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Bharat Petroleum Corporation Ltd. Vs. M/s. Jagannath & Company and Ors.

[Civil Appeal Nos. 3838-3839 of 2013 arising out of SLP (C) Nos. 31536-31537 of 2009]

P. Sathasivam, J.

1) Leave granted.

2) These appeals have been filed against the final judgment and order dated 09.10.2009 passed by the High Court of Judicature at Allahabad in C.M.W.P. No. 26181 of 2006 and order dated 06.11.2009 in Civil Misc. Review Petition No. 286203 of 2009. By judgment dated 09.10.2009, the High Court allowed the writ petition filed by the contesting respondents herein and quashed the order dated 18.01.2006 passed by the Territory Manager(Retail), Meerut, BPCL terminating the dealership licence of the outlet of respondent No.1-Firm and directed restoration of their dealership. Review petition filed by the appellant herein against the said order was also dismissed on 06.11.2009 by the High Court.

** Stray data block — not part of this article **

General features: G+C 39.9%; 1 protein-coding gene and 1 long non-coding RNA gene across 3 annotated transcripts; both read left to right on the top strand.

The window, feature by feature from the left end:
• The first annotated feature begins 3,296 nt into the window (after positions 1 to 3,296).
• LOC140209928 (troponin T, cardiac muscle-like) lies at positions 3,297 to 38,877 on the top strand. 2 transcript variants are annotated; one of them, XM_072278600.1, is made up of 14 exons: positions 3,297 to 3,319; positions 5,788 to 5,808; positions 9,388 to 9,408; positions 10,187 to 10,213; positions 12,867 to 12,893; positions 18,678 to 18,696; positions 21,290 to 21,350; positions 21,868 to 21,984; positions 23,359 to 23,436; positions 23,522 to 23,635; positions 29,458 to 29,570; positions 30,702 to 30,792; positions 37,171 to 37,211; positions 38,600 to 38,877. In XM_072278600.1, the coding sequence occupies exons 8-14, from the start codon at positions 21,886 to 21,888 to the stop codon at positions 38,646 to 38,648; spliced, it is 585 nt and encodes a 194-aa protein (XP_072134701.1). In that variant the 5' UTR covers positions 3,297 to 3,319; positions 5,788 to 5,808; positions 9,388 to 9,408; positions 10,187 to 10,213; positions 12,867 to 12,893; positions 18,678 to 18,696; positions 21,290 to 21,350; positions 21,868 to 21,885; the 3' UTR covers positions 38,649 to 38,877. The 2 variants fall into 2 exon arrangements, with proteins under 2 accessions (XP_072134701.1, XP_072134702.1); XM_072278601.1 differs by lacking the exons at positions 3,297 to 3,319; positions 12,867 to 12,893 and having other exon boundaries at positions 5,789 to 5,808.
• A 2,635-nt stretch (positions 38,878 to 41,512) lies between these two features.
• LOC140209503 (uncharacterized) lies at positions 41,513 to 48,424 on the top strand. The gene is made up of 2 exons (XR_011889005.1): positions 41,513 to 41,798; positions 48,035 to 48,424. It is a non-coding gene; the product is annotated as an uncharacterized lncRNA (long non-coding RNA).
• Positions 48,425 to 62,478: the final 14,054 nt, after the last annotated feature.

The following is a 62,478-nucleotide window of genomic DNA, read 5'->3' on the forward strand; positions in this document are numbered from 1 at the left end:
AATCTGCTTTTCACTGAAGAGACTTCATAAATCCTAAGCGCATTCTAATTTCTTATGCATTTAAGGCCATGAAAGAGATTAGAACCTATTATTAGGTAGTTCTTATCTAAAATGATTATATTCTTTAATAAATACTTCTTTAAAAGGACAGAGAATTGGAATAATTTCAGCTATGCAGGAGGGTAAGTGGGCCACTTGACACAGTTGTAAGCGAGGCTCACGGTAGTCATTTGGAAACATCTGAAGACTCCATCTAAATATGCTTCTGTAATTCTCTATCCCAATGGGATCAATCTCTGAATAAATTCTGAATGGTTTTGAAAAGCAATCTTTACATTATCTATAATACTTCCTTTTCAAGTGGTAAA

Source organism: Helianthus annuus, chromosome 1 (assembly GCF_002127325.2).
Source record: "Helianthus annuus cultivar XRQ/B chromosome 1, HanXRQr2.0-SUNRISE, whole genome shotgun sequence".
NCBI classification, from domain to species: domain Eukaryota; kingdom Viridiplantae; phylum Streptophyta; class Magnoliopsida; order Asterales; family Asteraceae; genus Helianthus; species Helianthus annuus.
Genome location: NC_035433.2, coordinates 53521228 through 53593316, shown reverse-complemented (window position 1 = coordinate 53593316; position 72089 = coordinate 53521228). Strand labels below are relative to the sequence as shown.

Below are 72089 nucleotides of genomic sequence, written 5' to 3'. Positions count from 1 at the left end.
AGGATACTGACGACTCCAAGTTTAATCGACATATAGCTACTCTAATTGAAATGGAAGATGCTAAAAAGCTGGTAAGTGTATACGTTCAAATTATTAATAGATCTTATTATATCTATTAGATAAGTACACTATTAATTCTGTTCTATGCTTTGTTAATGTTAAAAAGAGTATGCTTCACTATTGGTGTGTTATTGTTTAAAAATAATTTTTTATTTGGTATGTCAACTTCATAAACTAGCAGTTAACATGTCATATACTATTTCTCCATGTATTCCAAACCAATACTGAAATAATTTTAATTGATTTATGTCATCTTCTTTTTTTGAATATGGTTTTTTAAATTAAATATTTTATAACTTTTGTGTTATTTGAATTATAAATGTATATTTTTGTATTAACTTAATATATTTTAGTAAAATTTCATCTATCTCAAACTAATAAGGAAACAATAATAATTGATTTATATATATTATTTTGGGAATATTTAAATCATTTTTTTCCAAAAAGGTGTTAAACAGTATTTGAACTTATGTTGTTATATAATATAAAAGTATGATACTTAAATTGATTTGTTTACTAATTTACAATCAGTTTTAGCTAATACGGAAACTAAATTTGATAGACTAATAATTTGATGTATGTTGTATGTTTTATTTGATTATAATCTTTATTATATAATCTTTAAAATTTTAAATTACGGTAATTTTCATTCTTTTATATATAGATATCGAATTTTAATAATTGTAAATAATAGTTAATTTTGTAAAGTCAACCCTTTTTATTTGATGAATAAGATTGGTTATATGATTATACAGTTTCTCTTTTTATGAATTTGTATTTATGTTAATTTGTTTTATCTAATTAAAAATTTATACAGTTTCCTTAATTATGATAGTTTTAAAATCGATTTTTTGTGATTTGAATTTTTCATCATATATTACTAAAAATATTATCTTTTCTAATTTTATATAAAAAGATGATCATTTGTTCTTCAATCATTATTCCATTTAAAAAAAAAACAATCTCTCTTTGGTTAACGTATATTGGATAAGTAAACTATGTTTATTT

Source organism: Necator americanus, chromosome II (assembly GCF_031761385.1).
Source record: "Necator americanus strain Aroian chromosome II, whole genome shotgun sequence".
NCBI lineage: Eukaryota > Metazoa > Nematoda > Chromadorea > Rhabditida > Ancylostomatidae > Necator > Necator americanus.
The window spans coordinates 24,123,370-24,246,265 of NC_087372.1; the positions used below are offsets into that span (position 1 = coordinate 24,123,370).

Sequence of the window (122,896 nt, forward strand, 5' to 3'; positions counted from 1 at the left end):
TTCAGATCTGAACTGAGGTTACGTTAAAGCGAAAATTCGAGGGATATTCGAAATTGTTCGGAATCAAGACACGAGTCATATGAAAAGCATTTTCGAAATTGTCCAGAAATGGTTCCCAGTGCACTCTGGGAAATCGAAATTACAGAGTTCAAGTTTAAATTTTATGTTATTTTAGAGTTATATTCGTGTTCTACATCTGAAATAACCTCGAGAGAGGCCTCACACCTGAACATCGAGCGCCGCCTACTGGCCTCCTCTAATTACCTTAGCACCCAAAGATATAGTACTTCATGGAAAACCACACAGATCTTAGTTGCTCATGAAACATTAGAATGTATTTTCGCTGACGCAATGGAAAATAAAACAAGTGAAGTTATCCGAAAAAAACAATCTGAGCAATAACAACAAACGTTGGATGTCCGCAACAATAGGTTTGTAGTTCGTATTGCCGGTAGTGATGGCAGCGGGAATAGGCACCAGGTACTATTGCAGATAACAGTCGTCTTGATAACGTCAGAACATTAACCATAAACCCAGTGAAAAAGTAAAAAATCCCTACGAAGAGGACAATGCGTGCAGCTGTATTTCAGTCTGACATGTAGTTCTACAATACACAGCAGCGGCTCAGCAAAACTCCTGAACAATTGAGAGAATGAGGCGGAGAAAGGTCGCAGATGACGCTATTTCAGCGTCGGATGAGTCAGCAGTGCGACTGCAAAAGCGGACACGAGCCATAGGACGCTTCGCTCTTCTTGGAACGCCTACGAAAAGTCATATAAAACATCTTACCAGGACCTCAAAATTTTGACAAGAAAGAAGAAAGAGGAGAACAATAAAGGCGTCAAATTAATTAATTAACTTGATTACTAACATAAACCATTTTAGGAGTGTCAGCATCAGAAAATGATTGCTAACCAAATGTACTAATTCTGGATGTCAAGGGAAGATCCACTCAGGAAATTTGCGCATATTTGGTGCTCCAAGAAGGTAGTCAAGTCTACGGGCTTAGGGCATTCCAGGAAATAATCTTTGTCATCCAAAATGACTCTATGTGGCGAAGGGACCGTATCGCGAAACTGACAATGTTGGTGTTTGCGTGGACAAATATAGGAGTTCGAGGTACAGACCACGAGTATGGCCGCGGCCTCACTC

3) Brief facts:

a) The appellant - Bharat Petroleum Corporation Ltd. (in short "BPCL")is a Government of India Undertaking under the administrative control of the Ministry of Petroleum & Natural Gas and is engaged in refining, distributing and selling petroleum products such as Motor Spirit(MS/Petrol), High Speed Diesel (HSD), Kerosene, Liquified Petroleum Gas(LPG) etc., all over the country. Respondent No.1-Firm is a licensed dealer of the BPCL, selling petroleum products from its Retail Outlet (RO)at Court Road, Saharanpur, U.P. Originally, the Dealership Licence was granted, vide agreement dated 24.07.1975.